Homegrown Holidays: Holiday Pairings for Those Who are Staying Home

Nothing goes so well with a classic as a comedy

For those who don’t celebrate or aren’t “dashing through the snow” to visit family on Christmas Day, there is always the old standby of Chinese food—or Indian food—and a movie.

You can always brave the movie theaters — the American version of "Girl with the Dragon Tattoo" opens Christmas week — but if you’d rather hunker down with takeout and Netflix, and still keep a little of the seasonal spirit (don’t expect much of that from "Dragon Tattoo"), there are so many holiday movies to choose from.

The problem with so many of the classics though is that while they are feel-good movies, they can also derail into the maudlin. The Frank Capra classic, "It’s a Wonderful Life" especially straddles that knife edge.

But here’s an idea — like a richly cooked meal, the holiday classics should be paired with a fine wine — or a humorous movie — to banish the treacle. So here are some suggestions for “holiday pairings.”

"It’s a Wonderful Life" (1946): Heartwarming tale about George Bailey, a man who discovers that he has the most valuable gift of all — family and friends.

Treacle Factor: Where do I begin? First by sending a memo to George Bailey: Why would you trust your chronically absent-minded uncle with $8,000 in cash? And then sending one to Frank Capra: Librarian is not the worst fate that spinster Mary Hatch could suffer. Really. Get her a pair of hipster specs, a better haircut, and an invitation to a poetry slam. She’ll have no trouble finding a date.

Pairing: "How the Grinch Stole Christmas" (1966). Why it works: Because Whoville is really Bedford Falls; the Grinch is a Mr. Potter who becomes a George Bailey, and because you can sing the Grinch song along with the soundtrack.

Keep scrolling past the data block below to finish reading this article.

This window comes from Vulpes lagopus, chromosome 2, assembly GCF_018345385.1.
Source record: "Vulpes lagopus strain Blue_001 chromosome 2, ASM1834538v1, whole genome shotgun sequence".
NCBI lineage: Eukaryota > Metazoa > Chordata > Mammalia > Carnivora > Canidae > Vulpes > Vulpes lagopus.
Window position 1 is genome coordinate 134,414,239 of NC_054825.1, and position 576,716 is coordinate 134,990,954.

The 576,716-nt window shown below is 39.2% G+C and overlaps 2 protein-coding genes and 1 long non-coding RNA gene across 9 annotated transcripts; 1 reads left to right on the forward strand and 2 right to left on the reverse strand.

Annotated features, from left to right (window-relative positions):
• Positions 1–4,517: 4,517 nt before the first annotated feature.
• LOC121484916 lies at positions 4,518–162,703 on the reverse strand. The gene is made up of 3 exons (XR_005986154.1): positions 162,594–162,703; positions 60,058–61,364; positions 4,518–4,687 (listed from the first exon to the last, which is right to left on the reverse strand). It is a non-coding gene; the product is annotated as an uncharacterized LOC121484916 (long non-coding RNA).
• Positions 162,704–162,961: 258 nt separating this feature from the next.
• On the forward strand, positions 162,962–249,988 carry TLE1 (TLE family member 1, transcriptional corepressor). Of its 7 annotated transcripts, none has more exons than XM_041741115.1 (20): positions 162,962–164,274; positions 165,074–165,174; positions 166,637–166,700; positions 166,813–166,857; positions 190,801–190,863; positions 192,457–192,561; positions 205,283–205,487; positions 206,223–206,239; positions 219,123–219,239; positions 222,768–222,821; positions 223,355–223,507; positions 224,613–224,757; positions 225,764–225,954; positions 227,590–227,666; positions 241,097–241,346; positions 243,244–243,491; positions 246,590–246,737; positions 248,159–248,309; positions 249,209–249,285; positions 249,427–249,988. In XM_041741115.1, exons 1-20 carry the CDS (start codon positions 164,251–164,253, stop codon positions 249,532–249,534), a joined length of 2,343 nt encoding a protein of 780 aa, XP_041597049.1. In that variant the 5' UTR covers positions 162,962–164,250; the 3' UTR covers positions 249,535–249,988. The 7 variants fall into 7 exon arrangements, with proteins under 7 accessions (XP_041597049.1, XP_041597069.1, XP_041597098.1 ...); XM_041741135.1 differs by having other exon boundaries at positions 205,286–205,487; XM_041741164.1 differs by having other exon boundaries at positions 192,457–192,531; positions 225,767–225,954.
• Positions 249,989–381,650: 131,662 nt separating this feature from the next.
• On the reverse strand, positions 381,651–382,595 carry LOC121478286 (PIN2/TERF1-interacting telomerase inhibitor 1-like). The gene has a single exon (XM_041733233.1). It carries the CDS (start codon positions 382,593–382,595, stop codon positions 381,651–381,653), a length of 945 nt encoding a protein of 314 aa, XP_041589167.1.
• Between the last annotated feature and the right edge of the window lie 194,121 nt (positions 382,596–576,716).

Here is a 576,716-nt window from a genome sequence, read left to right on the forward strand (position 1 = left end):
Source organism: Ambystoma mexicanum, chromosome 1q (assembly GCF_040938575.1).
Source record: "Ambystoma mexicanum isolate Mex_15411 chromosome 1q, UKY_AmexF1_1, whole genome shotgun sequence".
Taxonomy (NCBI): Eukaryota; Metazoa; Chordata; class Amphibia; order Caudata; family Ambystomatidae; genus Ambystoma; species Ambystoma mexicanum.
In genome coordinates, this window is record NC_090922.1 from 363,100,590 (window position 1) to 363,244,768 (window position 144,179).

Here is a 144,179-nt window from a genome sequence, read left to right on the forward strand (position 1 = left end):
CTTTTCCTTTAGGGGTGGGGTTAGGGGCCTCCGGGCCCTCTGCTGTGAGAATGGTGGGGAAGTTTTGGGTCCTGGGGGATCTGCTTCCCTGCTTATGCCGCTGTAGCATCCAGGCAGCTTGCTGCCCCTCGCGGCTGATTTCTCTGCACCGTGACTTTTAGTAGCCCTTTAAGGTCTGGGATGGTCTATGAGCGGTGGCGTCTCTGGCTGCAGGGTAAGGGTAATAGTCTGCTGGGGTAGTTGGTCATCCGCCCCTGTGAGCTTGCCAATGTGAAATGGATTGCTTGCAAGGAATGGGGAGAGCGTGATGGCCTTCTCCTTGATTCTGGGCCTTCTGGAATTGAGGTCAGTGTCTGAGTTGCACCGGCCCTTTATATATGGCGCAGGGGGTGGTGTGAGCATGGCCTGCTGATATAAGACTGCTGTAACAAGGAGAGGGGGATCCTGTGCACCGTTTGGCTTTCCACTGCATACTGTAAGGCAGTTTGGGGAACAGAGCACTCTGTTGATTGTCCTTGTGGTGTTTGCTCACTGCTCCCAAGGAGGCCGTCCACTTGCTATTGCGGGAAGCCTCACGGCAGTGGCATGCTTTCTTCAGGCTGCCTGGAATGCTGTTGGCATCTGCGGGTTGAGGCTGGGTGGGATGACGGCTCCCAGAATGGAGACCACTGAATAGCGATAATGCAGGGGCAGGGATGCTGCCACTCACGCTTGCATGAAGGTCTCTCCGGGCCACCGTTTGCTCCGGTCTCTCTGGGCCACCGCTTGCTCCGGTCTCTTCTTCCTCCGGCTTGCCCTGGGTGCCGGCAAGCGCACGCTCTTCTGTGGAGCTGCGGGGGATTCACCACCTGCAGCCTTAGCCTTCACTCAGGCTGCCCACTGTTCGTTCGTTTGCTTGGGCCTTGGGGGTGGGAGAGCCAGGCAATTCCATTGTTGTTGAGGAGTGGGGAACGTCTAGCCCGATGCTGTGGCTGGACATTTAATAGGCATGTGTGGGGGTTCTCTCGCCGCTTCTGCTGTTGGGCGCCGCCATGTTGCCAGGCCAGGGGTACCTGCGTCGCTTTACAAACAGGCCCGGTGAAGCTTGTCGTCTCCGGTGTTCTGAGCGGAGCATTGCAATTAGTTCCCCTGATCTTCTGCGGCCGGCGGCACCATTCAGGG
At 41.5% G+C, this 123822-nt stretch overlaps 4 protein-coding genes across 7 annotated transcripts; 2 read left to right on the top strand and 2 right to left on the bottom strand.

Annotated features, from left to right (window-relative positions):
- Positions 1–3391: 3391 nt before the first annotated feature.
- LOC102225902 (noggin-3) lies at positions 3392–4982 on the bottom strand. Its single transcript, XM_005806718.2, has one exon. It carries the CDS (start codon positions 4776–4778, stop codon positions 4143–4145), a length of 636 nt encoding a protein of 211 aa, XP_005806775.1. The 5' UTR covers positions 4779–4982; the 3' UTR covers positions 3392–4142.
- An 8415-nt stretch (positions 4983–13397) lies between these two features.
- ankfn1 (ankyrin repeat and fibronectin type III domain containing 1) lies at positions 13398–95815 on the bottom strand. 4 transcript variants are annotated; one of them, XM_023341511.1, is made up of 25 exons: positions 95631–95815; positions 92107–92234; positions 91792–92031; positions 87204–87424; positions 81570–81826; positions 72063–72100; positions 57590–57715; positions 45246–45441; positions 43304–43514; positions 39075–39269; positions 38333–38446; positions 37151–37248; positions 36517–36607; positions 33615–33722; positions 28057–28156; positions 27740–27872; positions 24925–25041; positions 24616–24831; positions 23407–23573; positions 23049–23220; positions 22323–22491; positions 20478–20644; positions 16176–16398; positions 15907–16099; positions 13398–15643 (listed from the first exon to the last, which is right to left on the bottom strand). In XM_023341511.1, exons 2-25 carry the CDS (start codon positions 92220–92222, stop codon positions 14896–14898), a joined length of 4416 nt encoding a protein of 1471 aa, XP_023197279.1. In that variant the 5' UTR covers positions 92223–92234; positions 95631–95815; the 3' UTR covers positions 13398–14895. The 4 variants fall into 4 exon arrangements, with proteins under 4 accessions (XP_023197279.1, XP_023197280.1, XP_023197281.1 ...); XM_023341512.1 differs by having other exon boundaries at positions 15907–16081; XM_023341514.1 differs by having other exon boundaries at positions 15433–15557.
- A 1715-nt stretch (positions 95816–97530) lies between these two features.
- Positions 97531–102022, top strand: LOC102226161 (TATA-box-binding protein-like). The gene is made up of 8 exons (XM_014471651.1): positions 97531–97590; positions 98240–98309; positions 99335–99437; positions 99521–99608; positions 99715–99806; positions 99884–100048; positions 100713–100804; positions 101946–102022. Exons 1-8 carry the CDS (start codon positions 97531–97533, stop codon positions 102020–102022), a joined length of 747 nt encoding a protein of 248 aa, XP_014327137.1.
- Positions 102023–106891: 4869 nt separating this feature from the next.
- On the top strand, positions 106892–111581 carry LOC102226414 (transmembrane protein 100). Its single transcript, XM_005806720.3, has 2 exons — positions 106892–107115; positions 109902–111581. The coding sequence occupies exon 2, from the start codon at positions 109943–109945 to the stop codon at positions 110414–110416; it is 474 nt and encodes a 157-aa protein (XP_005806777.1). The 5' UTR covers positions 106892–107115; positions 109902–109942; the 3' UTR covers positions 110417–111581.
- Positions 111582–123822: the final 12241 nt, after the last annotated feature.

"Miracle on 34th Street" (1947): A cynical little girl learns that there really is a Santa Claus and that retail giant Macy’s wasn’t in a competition to the death with Gimbel’s.

Treacle Factor: The extremely deadpan and very young Natalie Wood epitomizes “creepy cute child star.”

Pairing: "A Christmas Story" (1983): Why it works: Because it shows what a “traditional Christmas” really is all about, and because you could never get a fishnet-stockinged leg lamp at Macy’s — or Gimbels.

"A Christmas Carol" (numerous versions available): A cynical old miser learns how to keep Christmas in his heart all year round, after a visit from some very strange midnight phantoms.

Treacle Factor: The entire Cratchit family, but most especially Tiny Tim.

Pairing: "The Life of Brian" (1979): Why it works: Charles Dickens and the Monty Python troupe are all Brits. There are three wise men and three ghosts.  Good things come in threes.

If none of these suggested pairings tempt you, why there is always "The Girl with the Dragon Tattoo." But the only Christmasy thing about the film is that it is set in Sweden where it is cold and wintry this time of year.


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